20 December 1915 – Gallipoli
As dawn arrives in the Dardanelles this morning, the Turkish defenders standing-to in the front lines observe silence from the enemy at Anzac Cove and Suvla Bay, while surveillance teams on the heights quickly report a lack of movement. Scouts return with the news that the enemy has absconded in the night leaving little behind, whereupon the Turks make a general advance to reclaim their country from the grasping hands of the Entente allies. A fused mine detonates, erupting in a giant crater and killing dozens of Turkish soldiers, but this does not halt the tide of troops flowing down towards the beaches. Only when the two British destroyers covering the beach start blasting at everything that moves does the victorious cascade draw short, and both warships depart by 7 AM upon rumors of a German submarine sighting.
Despite the best efforts of the invaders, some part of their logistical mountain of food, ammunition, and supplies has been left behind undestroyed, and the hungry, underequipped Turks quickly set about eating and carrying off as much as they can. But this pittance aside, withdrawal operations are a complete success, and only twelve days have passed since the British government finally made the agonized decision to evacuate Gallipoli. That much is good military news for the British Empire, and sadly it is the best military news for Britain in 1915.
Many Ottoman Army officers have suspected the invaders were preparing to withdraw since late September, when the enemy assumed a defensive crouch in his lines. Recent activity on the beachheads has fed speculation, and the speculation running rampant in Turkish ranks have made troops unwilling to attack in recent weeks, especially as the winter cold has arrived to make everyone miserable. Commanding the Fifth Army defense of Gallipoli, German General Otto ‘Liman’ von Sanders has avoided pitched battle and discouraged offensive operations while waiting to discern enemy intentions. On November 29th, Sanders wrote a note in French to his famous subordinate, Colonel Mustafa Kemal Atatürk, requesting that he stand down from planning an assault that afternoon.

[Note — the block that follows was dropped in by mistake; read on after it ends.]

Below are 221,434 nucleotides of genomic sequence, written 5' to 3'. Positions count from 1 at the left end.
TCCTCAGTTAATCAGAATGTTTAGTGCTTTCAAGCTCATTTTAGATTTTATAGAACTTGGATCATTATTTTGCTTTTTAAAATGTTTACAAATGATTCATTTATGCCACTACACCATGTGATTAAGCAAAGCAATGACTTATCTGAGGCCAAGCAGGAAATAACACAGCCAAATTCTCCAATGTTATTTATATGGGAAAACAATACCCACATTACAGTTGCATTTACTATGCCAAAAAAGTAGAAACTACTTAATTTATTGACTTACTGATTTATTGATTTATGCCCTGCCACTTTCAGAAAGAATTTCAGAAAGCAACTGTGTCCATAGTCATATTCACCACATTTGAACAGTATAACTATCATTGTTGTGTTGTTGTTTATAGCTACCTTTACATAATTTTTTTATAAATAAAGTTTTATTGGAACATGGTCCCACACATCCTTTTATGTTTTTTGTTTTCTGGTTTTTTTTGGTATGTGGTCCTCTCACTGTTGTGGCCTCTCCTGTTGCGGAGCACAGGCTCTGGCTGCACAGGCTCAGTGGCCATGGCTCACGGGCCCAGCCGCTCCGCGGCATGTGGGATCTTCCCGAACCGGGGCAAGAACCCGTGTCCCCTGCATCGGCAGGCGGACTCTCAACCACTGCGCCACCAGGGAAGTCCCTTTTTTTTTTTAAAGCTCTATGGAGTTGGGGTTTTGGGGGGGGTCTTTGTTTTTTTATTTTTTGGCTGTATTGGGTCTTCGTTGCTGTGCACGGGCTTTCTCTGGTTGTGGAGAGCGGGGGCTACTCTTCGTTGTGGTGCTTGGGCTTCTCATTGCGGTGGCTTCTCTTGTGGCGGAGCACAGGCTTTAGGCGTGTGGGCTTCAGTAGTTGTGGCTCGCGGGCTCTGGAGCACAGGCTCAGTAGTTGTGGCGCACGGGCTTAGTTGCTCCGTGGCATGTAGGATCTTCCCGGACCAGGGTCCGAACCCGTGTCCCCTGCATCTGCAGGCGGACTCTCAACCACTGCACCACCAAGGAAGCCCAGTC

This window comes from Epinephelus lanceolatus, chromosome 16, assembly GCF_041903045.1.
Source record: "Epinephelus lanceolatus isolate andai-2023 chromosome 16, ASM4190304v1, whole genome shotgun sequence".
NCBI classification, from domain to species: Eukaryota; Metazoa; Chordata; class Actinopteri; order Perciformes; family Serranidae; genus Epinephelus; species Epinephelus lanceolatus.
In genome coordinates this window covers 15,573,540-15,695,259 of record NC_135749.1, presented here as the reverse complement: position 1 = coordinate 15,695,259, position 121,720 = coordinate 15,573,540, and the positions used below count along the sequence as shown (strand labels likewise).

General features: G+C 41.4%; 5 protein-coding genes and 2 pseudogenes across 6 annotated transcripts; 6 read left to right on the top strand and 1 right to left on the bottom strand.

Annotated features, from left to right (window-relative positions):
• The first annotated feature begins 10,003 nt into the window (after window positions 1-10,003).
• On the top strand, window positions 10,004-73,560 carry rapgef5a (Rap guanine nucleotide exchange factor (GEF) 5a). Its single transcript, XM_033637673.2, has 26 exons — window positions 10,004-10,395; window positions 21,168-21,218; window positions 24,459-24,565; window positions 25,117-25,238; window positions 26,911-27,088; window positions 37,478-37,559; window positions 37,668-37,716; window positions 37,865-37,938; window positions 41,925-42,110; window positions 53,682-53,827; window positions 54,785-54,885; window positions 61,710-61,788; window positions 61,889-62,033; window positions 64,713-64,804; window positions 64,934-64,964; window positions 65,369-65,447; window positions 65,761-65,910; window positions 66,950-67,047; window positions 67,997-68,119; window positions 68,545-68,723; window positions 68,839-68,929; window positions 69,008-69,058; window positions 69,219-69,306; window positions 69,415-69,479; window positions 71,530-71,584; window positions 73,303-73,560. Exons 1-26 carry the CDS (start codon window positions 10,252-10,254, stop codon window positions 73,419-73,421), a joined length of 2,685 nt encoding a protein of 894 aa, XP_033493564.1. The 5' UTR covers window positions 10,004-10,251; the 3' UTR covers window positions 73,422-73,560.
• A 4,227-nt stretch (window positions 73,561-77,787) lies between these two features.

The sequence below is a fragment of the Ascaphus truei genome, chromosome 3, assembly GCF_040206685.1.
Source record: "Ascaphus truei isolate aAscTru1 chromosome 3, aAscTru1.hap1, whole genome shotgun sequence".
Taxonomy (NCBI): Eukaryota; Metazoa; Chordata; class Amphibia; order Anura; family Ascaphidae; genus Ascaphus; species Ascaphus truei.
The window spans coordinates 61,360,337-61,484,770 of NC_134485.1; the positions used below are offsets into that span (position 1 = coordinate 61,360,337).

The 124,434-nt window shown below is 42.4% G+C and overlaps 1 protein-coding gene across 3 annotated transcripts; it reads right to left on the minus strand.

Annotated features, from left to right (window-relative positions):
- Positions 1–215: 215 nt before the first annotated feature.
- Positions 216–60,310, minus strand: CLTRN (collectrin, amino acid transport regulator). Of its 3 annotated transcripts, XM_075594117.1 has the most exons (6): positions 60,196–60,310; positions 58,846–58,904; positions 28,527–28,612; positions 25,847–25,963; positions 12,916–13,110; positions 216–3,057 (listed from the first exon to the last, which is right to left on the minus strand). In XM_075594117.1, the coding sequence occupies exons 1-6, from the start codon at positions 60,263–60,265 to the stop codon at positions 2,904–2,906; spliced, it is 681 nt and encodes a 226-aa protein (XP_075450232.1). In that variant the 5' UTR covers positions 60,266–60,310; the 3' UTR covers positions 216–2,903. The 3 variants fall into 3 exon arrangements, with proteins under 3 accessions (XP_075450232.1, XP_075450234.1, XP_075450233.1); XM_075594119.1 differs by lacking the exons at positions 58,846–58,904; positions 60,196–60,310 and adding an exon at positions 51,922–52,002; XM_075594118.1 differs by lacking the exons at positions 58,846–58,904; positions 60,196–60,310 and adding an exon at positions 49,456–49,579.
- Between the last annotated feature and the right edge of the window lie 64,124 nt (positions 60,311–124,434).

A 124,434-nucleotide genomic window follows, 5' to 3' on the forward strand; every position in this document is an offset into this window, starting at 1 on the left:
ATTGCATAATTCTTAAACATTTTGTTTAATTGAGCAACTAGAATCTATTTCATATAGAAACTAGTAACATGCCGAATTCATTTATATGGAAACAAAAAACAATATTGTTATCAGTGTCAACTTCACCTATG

You know very well that the enemy is at the moment still in considerable strength, and we have sustained enough casualties already doing this kind of thing…The spontaneous and radical change in the situation, of which you have clear signs, now commences, that the enemy wishes to withdraw. Until then, you must obtain [my] permission [to attack].
Sanders has more divisions than the Ottomans can muster throughout the rest of their empire, but he has been forced to husband his forces on a battlefront that strongly resembles the Western Front. Trenches have been cut just yards apart in the unforgiving soil; barbed wire and the weight of artillery fire have been the decisive factors in combat; Turkey simply cannot endure a war of attrition like this at a European scale, and Sanders’s policy reflects that reality. Now suddenly granted a numerical advantage over the remaining Entente beachhead at Cape Helles on the ‘toe’ of the peninsula, however, Sanders begins to plan for redeployment and a fresh attack on the retreating foe. But his blow will never land, for the same logistics and weather conditions which have left his men hungry and cold also make it difficult to catch the enemy before he departs.
Long considered a potential political rival to Minister of War Enver Pasha, whose own wartime leadership has proven disastrous, Atatürk is an aggressive leader, but also a shrewd one. Rather than lay political siege to Istanbul, he has cultivated the Turkish press by taking them on a tour of the Gallipoli battlefields (see photo at top), so as word of the sudden victory reaches the rest of the besieged country, he reaps a personal harvest of positive publicity. In leaving him behind alive, the British Empire has elevated Atatürk into a national hero, and in a very real sense has created the modern nation of Turkey. Atatürk will spend the remainder of the war becoming a constant presence in state propaganda, advance in rank, and rule over the new modern state of Turkey which emerges from the dismemberment of the Ottoman Empire; after today, the stigma of defeat attaches only to the ‘Three Pashas’ who led it into war.